This is my first non-military history FAC. I developed the article as a lockdown project after becoming interested in the topic after the Bradley v Commonwealth article appeared as a DYK in August 2021. The article passed a GA nomination in September that year. It's since been considerably expanded. I'd like to acknowledge the historian Matthew Jordan who, during the period last year before libraries reopened, kindly sent me a copy of his impressive volume of official documents and analysis concerning the Australian government's approach to Rhodesia. Thank you in advance to reviewers for your consideration of this nomination and comments. Nick-D (talk) 09:48, 26 November 2022 (UTC)

Image review

  • File:Rhodesia_Information_Centre_in_December_1972_-_fair_use_claimed.jpg: the tag currently in use is for cases where the illustration is of the newspaper article/issue - that's not the case here. Suggest using a different tag.
  • File:Zimbabwe_Australia_Locator.png is tagged as lacking description, and is missing a source for the base image. Nikkimaria (talk) 14:35, 26 November 2022 (UTC)
    • I've added a description, but can't find the base image: I suspect I'll end up recreating this. Nick-D (talk) 10:19, 27 November 2022 (UTC)
      • I've just replaced the map. @Nikkimaria: thank you for your review. Nick-D (talk) 22:52, 2 December 2022 (UTC)
  • Support I have previously made 2 edits to this page on sourcing and linking. But I was not involved with the addition of information. From what I see, it does meet the FA criteria. It includes all the information that one would expect to see in a chronological order. Sourcing is good and links all go to the correct destinations as far as I could find. Well done on a well written article @Nick-D:. The C of E God Save the King! (talk) 07:48, 27 November 2022 (UTC)
    • Thank you Nick-D (talk) 09:01, 27 November 2022 (UTC)

Support from a455bcd9

Interesting article, I didn't know anything about this subject: thanks and congrats! A few comments:

  • "UDI" is neither defined nor linked when first mentioned
    • It's linked at the first mention, and I've just added the acronym. Nick-D (talk) 10:50, 28 November 2022 (UTC)
  • Is it "UDI" or "the UDI". And actually, should it be used at all, especially in titles?
    • Sources generally use 'UDI', and it's the common term for Rhodesia's period of independence and is almost universally used in sources. Nick-D (talk) 23:43, 1 December 2022 (UTC)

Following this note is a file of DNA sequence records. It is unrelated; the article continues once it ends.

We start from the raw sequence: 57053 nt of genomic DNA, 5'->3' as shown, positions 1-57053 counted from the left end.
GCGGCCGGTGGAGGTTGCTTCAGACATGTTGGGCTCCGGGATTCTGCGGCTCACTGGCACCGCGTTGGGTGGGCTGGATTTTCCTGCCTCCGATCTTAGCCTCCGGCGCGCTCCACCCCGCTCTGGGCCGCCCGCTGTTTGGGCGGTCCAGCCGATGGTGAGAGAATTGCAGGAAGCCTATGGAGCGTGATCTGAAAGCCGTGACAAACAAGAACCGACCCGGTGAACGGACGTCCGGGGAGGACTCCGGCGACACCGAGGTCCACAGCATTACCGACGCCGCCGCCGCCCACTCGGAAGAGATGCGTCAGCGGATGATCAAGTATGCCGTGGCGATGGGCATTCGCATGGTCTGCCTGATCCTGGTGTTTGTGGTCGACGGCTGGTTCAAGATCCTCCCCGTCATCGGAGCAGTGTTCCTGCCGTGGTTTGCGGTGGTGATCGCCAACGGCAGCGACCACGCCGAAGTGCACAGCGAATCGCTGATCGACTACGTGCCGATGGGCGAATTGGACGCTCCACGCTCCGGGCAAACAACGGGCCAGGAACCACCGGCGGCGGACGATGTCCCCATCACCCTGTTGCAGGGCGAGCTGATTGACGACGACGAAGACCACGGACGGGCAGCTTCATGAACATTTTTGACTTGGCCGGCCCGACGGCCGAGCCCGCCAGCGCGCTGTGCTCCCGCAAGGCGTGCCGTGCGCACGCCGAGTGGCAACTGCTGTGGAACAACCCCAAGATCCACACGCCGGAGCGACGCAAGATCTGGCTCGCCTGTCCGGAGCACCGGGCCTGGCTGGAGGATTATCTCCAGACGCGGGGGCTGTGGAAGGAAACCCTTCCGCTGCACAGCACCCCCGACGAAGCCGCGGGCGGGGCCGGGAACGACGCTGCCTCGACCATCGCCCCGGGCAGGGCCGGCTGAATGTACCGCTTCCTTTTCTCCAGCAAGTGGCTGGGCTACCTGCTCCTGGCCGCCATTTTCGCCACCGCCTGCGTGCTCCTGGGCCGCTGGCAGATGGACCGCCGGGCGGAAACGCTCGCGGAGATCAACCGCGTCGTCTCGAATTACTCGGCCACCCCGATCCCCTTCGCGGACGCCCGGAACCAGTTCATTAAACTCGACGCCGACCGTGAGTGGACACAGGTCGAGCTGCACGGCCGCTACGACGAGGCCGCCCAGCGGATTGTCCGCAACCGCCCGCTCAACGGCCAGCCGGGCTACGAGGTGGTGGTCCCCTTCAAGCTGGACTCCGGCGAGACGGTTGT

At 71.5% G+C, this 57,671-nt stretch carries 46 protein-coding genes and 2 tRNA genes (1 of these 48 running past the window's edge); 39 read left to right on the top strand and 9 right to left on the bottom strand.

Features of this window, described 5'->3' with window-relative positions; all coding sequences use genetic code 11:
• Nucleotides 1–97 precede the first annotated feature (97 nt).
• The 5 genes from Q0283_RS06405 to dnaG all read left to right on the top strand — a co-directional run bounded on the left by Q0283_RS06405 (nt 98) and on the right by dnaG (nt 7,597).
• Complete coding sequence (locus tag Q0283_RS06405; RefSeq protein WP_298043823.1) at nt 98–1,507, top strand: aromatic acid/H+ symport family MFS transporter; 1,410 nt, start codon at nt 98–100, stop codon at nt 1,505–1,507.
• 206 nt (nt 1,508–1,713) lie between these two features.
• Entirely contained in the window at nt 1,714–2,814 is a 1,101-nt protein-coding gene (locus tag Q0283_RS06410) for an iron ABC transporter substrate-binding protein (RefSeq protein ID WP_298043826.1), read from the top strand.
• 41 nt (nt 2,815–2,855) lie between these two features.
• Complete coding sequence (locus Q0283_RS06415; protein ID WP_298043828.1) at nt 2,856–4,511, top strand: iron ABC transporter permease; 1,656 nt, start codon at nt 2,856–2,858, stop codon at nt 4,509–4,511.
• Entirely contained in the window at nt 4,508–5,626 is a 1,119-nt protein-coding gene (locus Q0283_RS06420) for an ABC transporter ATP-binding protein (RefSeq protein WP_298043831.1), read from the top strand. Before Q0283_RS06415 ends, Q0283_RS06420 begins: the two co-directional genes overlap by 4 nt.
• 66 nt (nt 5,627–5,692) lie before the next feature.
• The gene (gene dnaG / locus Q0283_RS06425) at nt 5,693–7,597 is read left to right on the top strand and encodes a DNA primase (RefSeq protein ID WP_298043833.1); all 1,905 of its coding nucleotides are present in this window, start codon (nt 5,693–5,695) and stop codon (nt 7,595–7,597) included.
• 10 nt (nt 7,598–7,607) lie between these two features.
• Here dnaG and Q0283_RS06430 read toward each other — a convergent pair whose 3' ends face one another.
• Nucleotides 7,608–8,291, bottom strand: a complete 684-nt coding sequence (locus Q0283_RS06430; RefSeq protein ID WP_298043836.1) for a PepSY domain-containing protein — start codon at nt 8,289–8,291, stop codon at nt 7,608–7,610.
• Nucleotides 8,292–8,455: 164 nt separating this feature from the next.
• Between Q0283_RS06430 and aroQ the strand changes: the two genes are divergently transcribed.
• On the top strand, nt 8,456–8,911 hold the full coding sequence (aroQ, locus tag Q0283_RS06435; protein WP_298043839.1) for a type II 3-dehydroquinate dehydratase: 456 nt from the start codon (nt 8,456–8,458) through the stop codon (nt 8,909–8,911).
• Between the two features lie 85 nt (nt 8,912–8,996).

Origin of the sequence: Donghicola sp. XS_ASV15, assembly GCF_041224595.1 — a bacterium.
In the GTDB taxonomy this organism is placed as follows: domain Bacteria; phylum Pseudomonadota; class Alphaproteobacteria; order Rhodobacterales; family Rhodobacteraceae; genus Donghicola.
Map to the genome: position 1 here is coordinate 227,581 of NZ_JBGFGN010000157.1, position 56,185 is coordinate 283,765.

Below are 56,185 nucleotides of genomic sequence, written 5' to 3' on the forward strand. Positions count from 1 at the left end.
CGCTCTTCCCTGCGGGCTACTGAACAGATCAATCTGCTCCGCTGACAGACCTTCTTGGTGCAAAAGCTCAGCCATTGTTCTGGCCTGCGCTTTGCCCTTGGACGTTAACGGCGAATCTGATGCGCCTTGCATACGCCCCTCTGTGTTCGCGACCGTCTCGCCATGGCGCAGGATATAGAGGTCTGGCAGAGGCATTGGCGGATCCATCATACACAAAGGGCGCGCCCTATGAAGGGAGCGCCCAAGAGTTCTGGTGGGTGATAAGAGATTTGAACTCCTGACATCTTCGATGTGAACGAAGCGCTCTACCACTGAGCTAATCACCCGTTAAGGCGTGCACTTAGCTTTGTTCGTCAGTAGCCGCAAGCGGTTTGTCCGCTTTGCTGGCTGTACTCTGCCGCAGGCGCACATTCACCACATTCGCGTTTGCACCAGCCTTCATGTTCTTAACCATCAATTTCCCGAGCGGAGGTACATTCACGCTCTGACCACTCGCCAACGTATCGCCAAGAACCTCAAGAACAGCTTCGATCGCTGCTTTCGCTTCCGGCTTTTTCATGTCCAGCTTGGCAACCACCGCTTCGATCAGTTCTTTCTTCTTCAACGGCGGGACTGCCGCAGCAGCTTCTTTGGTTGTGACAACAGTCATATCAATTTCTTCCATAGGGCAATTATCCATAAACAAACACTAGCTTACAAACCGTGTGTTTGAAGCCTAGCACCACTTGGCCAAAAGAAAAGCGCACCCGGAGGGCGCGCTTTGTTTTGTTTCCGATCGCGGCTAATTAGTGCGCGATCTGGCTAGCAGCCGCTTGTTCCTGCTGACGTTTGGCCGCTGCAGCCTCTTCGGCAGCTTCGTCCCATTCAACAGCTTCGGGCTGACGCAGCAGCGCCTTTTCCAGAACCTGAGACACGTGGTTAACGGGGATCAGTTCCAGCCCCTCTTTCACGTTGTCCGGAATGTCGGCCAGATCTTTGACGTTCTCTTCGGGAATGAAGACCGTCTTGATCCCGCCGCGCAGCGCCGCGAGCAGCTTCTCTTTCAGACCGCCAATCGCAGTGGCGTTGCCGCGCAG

• "No country ever formally recognised Rhodesia as an independent state" but "Only South Africa and Portugal were willing to enter into formal diplomatic relations with the country.": I don't understand
    • I've adjusted the wording here to focus on issues within the scope of the article (e.g. the status of Rhodesia's diplomats). While South Africa and Portugal didn't formally recognise Rhodesia's independence, they treated it as an independent state and provided essential support. Nick-D (talk) 23:43, 1 December 2022 (UTC)
  • "Enforcement of trade sanctions was also uneven, and was undertaken through regulations rather than legislation.": what does this mean? What does it make a difference if trade sanctions are enforced through regulations rather than legislation?
    • Regulations are open to interpretation and can be easily changed by officials or ministers. Legislation provides stronger enforcement, as it clarifies things and can't be easily changed. I've tweaked the wording. Nick-D (talk) 23:43, 1 December 2022 (UTC)
  • "the quantity of Australian goods exported to Rhodesia increased between 1965 and 1973": by how much? what kind of goods were exported?
    • The source doesn't say, but that seems outside the article's scope. Nick-D (talk) 23:43, 1 December 2022 (UTC)
  • "T.A. Cresswell-George": do we have his full name?
    • Afraid not. The source and media coverage of him in the NLA's Trove service consistently call him 'T.A. Cresswell-George'. Nick-D (talk) 10:44, 28 November 2022 (UTC)
  • "Rhodesian Ministry of Information" and "Rhodesian Ministry of Foreign Affairs": should we link the whole express or only the last terms?
    • I think only the last terms. Nick-D (talk) 23:57, 1 December 2022 (UTC)
  • "Rhodesia-Australia Associations": plural or singular? (singular in Rhodesia-Australia Association)